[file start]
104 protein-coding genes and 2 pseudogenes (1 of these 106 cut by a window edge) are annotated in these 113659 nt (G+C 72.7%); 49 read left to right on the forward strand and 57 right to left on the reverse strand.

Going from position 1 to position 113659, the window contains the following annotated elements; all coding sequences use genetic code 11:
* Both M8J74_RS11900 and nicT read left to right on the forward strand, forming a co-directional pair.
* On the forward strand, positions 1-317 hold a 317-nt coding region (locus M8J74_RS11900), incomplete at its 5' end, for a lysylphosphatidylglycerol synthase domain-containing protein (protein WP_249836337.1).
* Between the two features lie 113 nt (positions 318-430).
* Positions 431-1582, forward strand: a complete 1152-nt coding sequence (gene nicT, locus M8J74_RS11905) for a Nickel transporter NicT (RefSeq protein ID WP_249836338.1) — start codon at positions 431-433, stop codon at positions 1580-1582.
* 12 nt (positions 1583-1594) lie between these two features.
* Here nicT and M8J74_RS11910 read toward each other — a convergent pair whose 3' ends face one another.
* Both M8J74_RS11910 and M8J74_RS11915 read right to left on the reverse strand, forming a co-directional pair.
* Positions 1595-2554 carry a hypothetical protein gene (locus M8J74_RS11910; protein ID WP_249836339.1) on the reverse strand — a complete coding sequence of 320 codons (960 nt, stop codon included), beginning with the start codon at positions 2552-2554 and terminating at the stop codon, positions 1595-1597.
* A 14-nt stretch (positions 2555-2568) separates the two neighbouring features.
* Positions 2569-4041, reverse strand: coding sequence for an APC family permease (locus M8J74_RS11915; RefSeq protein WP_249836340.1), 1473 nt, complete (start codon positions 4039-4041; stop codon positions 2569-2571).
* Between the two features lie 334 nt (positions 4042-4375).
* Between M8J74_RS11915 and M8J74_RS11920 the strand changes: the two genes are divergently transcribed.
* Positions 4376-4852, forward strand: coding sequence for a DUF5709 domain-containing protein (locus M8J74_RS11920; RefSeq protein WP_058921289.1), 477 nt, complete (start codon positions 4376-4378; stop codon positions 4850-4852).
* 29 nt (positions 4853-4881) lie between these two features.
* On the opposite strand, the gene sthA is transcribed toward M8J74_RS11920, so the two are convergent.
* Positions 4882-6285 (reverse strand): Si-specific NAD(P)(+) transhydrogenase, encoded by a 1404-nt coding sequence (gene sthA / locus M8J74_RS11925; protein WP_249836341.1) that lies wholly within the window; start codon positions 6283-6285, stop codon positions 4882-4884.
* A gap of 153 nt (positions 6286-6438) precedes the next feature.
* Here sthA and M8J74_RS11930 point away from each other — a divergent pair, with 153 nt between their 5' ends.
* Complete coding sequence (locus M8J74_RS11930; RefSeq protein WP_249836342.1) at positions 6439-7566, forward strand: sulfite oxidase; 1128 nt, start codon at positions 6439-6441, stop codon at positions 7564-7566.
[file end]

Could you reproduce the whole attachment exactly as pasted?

104 protein-coding genes and 2 pseudogenes (1 of these 106 cut by a window edge) are annotated in these 113659 nt (G+C 72.7%); 49 read left to right on the forward strand and 57 right to left on the reverse strand.

Going from position 1 to position 113659, the window contains the following annotated elements; all coding sequences use genetic code 11:
* Both M8J74_RS11900 and nicT read left to right on the forward strand, forming a co-directional pair.
* On the forward strand, positions 1-317 hold a 317-nt coding region (locus M8J74_RS11900), incomplete at its 5' end, for a lysylphosphatidylglycerol synthase domain-containing protein (protein WP_249836337.1).
* Between the two features lie 113 nt (positions 318-430).
* Positions 431-1582, forward strand: a complete 1152-nt coding sequence (gene nicT, locus M8J74_RS11905) for a Nickel transporter NicT (RefSeq protein ID WP_249836338.1) — start codon at positions 431-433, stop codon at positions 1580-1582.
* 12 nt (positions 1583-1594) lie between these two features.
* Here nicT and M8J74_RS11910 read toward each other — a convergent pair whose 3' ends face one another.
* Both M8J74_RS11910 and M8J74_RS11915 read right to left on the reverse strand, forming a co-directional pair.
* Positions 1595-2554 carry a hypothetical protein gene (locus M8J74_RS11910; protein ID WP_249836339.1) on the reverse strand — a complete coding sequence of 320 codons (960 nt, stop codon included), beginning with the start codon at positions 2552-2554 and terminating at the stop codon, positions 1595-1597.
* A 14-nt stretch (positions 2555-2568) separates the two neighbouring features.
* Positions 2569-4041, reverse strand: coding sequence for an APC family permease (locus M8J74_RS11915; RefSeq protein WP_249836340.1), 1473 nt, complete (start codon positions 4039-4041; stop codon positions 2569-2571).
* Between the two features lie 334 nt (positions 4042-4375).
* Between M8J74_RS11915 and M8J74_RS11920 the strand changes: the two genes are divergently transcribed.
* Positions 4376-4852, forward strand: coding sequence for a DUF5709 domain-containing protein (locus M8J74_RS11920; RefSeq protein WP_058921289.1), 477 nt, complete (start codon positions 4376-4378; stop codon positions 4850-4852).
* 29 nt (positions 4853-4881) lie between these two features.
* On the opposite strand, the gene sthA is transcribed toward M8J74_RS11920, so the two are convergent.
* Positions 4882-6285 (reverse strand): Si-specific NAD(P)(+) transhydrogenase, encoded by a 1404-nt coding sequence (gene sthA / locus M8J74_RS11925; protein WP_249836341.1) that lies wholly within the window; start codon positions 6283-6285, stop codon positions 4882-4884.
* A gap of 153 nt (positions 6286-6438) precedes the next feature.
* Here sthA and M8J74_RS11930 point away from each other — a divergent pair, with 153 nt between their 5' ends.
* Complete coding sequence (locus M8J74_RS11930; RefSeq protein WP_249836342.1) at positions 6439-7566, forward strand: sulfite oxidase; 1128 nt, start codon at positions 6439-6441, stop codon at positions 7564-7566.